Author(s): Guruge S, Shirpak KR, Hyman I, Zanchetta M, Gastaldo D,
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Abstract OBJECTIVES: Immigration to a new country constitutes a major life change and challenge that can directly and indirectly affect the health of individuals and families. A systematic review was conducted to identify post-migration changes and understand their impact on immigrants' marital relationships in Canada. METHOD: Using Noblit and Hare's meta-ethnography steps and Paterson et al.'s meta-data method, we conducted a meta-synthesis of qualitative articles. SYNTHESIS: Four journal articles and one book chapter met the inclusion criteria. Our synthesis of these studies identified three key themes reflecting the major post-migration changes experienced by couples: changes in gender and sexual relations, loss of social networks and support, and de-skilling and de-professionalization. The importance of communication emerged as a fourth theme that cut across the three key themes. These post-migration changes were common across nine ethnic communities, and affected the couple as a unit as well as individuals within this unit, both negatively and positively. The changes were associated with four outcomes: abuse, separation/divorce, staying with each other, and resilience. The synthesis also showed various pathways that link the post-migration changes and their outcomes. CONCLUSION: Understanding post-migration changes, their outcomes, and the pathways that link them is useful in developing health promotion activities to promote couples' resilience as well as health interventions to reduce the negative impact of the changes on couples and individuals. These activities and interventions must be planned at micro, meso, and macro levels of society.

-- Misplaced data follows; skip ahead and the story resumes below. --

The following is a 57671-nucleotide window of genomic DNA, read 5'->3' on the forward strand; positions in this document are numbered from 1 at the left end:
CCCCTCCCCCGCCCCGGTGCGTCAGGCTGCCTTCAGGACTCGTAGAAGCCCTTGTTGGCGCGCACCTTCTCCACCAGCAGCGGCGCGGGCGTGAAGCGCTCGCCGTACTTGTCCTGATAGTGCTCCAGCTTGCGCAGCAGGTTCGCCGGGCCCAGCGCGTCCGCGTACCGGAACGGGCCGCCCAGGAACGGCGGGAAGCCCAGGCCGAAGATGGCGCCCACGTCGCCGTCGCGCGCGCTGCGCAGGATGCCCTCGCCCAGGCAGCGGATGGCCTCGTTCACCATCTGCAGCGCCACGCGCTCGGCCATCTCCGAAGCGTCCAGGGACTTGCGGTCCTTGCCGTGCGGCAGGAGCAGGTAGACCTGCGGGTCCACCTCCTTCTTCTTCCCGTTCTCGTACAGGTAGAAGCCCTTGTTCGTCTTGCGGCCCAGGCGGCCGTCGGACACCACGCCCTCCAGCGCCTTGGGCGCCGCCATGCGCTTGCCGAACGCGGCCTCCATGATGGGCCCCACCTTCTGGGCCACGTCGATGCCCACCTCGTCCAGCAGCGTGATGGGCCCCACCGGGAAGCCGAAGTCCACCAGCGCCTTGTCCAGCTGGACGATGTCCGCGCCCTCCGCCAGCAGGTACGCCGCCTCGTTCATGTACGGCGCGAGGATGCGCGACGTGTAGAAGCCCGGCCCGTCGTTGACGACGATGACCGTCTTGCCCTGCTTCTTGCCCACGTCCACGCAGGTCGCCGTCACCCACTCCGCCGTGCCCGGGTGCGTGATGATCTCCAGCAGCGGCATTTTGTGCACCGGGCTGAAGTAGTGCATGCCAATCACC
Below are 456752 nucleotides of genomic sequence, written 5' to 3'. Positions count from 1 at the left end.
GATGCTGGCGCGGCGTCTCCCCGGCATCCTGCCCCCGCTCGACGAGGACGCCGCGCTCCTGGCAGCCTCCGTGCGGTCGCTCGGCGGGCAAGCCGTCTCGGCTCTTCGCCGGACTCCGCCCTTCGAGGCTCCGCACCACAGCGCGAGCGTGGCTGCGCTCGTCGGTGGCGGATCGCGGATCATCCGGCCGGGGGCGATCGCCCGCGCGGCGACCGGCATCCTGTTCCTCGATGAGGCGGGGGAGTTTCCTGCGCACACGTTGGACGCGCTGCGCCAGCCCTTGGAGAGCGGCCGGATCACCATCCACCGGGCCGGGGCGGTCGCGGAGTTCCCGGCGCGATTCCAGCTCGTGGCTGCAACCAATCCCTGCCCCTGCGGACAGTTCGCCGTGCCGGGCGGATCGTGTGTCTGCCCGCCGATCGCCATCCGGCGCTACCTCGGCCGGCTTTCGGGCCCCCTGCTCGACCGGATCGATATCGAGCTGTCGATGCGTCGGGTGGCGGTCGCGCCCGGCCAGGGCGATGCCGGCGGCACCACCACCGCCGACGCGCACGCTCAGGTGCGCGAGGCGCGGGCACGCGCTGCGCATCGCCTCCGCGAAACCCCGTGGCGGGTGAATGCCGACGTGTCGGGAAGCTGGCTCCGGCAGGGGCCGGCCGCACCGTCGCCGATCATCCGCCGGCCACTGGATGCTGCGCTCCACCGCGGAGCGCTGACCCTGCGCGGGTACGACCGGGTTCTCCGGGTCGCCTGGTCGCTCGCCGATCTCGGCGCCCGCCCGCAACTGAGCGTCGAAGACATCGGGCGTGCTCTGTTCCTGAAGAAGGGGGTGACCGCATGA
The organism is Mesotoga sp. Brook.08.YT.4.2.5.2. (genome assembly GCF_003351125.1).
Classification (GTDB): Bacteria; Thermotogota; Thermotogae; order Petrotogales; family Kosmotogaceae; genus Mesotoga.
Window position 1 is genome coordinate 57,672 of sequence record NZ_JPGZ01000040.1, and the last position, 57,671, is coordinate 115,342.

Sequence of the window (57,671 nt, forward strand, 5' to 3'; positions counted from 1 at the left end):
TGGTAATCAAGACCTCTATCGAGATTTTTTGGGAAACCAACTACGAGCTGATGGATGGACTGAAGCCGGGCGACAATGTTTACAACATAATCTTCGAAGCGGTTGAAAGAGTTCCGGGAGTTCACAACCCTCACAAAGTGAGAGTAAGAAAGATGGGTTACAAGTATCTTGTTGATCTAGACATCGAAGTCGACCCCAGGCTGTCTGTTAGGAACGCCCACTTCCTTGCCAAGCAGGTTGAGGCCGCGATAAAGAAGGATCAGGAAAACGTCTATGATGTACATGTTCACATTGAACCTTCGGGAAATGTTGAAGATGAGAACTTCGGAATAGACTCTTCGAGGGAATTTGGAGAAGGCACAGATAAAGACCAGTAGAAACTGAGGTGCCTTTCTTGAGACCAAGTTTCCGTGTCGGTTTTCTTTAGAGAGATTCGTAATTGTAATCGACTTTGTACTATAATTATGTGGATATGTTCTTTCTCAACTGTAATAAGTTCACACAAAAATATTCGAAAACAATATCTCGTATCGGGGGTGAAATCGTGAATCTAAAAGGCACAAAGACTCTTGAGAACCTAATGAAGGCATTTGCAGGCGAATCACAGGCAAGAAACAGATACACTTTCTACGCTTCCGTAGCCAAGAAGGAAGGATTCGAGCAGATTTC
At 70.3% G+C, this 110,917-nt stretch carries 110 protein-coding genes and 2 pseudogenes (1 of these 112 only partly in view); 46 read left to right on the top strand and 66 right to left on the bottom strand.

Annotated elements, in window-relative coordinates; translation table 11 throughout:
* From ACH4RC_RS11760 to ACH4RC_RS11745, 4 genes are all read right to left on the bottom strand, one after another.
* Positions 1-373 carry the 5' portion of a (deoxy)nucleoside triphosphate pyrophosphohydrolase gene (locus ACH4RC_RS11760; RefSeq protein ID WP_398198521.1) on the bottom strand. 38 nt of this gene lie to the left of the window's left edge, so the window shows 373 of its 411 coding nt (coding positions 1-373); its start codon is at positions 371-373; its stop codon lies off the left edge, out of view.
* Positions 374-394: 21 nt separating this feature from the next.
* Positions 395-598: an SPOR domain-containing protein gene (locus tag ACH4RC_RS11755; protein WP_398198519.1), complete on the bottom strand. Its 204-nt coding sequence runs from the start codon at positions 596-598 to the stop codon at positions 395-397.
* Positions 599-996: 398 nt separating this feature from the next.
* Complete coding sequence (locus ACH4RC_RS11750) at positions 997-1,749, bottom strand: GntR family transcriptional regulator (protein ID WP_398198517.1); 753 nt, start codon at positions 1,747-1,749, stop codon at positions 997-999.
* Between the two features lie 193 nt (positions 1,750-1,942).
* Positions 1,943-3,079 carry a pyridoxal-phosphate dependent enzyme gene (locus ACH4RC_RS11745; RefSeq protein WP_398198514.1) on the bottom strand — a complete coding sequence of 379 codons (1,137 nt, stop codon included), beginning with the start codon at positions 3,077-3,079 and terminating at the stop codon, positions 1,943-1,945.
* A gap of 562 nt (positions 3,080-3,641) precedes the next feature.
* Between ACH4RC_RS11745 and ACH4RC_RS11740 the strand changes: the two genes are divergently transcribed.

This article was published in Can J Public Health
and referenced in Arts and Social Sciences Journal